ODA response to Action Fraud and City of London Police Urban Fraud Myths Material on Dating ScamsWe understand Action Fraud and the City of London Police concern over romance type scams and how these are attempted on dating and social networking sites. We welcome the work they and individual police forces do to prosecute fraudsters but were disappointed at the way this campaign was launched.
With about ten million Britain’s registered on dating sites and with dating accounting for about a third of all new relationships we want users of dating services to have a safe as well as great experience.
Every ODA member is committed to a Code of Practice that includes a responsibility to examine the profiles of those joining services in order to disrupt possible scammers. Members use skilled staff and dedicated software tools to do this work. They have built up years of expertise in this area. Members have reporting tools if a user does encounter problems and all members and the ODA centrally provide practical advice and guidance on how to stay safe online and when on a date. Many members operate their own chat rooms and communications platforms in order to offer users a safer monitored environment in which to get to know others online. The fact that Scamalytics, a business dedicated to preventing online scamming, was the first ODA Associate business is further evidence of this focus.
Members have legal guidance on how to flag a scammer to a user if the problem arises and the ODA is busy setting up an information-sharing arrangement that will allow every ODA member to alert others if a problem user is identified as posing a serious risk to people. At industry level the ODA has hosted workshops on scam prevention (including a session at Action Fraud) and personal data security and hopes to have a session on options in identity checking before the end of 2015.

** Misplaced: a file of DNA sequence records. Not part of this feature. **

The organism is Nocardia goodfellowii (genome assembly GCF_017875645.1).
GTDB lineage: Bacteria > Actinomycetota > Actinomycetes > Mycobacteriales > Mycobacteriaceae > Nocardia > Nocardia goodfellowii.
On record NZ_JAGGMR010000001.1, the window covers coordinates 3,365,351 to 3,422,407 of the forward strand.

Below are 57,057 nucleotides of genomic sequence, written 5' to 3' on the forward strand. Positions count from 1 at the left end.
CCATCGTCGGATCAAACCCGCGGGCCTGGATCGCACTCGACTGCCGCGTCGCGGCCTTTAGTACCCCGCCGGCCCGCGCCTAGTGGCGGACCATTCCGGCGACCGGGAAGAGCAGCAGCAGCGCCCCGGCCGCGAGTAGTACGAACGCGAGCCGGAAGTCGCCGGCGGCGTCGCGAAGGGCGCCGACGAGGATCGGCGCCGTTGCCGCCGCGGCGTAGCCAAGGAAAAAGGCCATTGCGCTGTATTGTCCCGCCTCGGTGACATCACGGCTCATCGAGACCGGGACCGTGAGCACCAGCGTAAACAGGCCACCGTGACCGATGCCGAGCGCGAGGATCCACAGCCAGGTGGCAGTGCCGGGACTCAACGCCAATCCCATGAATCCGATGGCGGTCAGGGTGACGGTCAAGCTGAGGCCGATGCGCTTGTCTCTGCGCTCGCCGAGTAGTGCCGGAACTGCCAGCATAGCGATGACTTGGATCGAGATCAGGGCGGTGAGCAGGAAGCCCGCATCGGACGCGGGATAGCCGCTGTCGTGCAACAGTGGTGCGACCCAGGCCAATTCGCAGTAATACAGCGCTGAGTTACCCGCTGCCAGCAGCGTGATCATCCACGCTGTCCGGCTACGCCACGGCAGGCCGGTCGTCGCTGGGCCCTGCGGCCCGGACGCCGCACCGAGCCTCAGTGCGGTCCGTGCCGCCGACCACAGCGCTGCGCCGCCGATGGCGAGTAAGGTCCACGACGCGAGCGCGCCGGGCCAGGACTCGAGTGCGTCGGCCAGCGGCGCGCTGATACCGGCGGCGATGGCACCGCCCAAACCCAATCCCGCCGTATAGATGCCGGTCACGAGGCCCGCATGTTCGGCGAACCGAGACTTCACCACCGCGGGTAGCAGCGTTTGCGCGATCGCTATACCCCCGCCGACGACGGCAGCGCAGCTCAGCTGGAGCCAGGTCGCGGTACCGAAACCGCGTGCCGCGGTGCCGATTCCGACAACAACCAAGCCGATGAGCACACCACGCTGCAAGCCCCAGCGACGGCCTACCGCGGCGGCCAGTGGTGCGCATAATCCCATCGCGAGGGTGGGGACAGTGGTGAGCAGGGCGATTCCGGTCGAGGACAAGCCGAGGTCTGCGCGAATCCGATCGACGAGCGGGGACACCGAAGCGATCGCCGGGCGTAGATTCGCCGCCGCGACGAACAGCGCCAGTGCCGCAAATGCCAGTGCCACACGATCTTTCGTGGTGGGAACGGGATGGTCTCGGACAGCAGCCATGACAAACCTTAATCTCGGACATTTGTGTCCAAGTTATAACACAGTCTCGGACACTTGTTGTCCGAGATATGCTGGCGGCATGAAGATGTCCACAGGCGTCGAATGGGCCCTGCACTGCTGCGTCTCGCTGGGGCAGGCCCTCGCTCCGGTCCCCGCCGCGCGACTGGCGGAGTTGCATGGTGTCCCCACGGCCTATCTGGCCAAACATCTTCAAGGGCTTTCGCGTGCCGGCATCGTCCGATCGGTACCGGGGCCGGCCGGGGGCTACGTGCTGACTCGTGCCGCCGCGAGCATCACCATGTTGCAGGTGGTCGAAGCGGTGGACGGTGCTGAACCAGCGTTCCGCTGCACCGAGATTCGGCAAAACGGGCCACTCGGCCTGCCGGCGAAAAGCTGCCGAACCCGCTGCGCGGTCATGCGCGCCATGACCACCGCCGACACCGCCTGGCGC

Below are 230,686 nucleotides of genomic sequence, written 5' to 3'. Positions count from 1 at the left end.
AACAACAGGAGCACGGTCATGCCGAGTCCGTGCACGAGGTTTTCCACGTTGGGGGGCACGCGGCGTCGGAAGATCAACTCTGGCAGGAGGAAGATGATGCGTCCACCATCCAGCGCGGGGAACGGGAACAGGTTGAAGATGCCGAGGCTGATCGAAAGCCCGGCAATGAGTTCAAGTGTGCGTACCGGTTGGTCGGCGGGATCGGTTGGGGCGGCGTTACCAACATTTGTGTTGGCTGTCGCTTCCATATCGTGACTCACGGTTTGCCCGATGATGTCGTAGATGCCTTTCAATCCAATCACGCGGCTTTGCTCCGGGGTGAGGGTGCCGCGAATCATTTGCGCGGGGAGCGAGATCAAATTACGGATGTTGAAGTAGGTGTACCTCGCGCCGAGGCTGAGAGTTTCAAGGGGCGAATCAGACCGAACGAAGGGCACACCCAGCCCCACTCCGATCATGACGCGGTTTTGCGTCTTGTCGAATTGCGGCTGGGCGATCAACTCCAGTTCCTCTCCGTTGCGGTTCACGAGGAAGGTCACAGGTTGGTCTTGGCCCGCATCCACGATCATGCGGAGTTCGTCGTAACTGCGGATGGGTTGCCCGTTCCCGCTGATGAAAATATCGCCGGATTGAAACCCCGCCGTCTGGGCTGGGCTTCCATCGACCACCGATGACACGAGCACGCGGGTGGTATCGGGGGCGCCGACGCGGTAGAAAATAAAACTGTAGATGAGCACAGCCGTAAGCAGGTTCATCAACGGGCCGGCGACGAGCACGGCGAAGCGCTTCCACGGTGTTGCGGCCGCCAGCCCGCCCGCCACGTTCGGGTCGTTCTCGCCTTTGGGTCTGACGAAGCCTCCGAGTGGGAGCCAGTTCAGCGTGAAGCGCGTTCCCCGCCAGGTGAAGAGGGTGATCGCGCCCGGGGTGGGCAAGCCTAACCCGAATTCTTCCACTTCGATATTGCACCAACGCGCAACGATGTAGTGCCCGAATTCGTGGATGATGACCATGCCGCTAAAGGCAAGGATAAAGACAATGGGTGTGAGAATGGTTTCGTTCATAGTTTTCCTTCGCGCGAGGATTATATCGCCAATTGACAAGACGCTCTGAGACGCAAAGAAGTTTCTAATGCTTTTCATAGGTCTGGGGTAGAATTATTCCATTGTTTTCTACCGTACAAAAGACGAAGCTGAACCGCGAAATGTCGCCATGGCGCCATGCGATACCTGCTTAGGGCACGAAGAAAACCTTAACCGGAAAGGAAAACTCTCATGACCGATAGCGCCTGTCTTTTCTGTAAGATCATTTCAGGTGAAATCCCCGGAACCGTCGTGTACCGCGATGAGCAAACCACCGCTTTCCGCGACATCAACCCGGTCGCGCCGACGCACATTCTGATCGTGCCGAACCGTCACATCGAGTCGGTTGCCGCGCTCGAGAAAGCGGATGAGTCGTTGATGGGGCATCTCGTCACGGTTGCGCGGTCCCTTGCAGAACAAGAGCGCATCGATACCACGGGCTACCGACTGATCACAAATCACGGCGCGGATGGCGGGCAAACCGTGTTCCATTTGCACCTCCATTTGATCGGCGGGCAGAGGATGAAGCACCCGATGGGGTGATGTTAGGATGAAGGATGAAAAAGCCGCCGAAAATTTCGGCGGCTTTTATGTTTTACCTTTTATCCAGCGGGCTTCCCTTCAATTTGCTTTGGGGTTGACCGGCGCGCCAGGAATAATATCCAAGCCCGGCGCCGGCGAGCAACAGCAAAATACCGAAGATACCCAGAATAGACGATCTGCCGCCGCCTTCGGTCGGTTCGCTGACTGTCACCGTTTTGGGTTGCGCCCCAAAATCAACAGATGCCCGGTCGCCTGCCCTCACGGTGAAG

We are serious about these issues, but, sadly, this was not evident in the Urban Fraud Myth-busting material - #UrbanFraudMyths. For effect the material gave the impression message that sites do nothing to “vet” and protect users and that possible scammers can act unchallenged. This is not true. It is a message that unfairly could damage the trust users have in services.
While we are disappointed that that dramatic language and previously unreported statistics does nothing to recognise the industry’s achievements in deterring scammers we totally share the cautionary messages sent by Action Fraud. Sadly, there are some people online right across the web that are there simply trying to deceive money out of others.
Alongside industry efforts to prevent and disrupt this it is right that we keep reminding users to act smart and stay safe online; always to think with your head as well as your heart, never ever to respond to a request for money however long contact with someone has gone on, always to ask a friend or relative for advice if in doubt, always to feel free to stop a contact if it does not feel right, and never to feel silly reporting dodgy behaviours. These are messages the ODA and every member company give out. They are messages we share with Action Fraud.
We are talking with the National Fraud Investigation Bureau about more information-sharing to deter scamming. We are serious about protecting users. We have a unique understanding of the issues and a unique ability to disrupt wrongdoing. We hope this will be recognised as we are definately stronger together.
ODA’s Date Great: Date Safe guidance can be found here.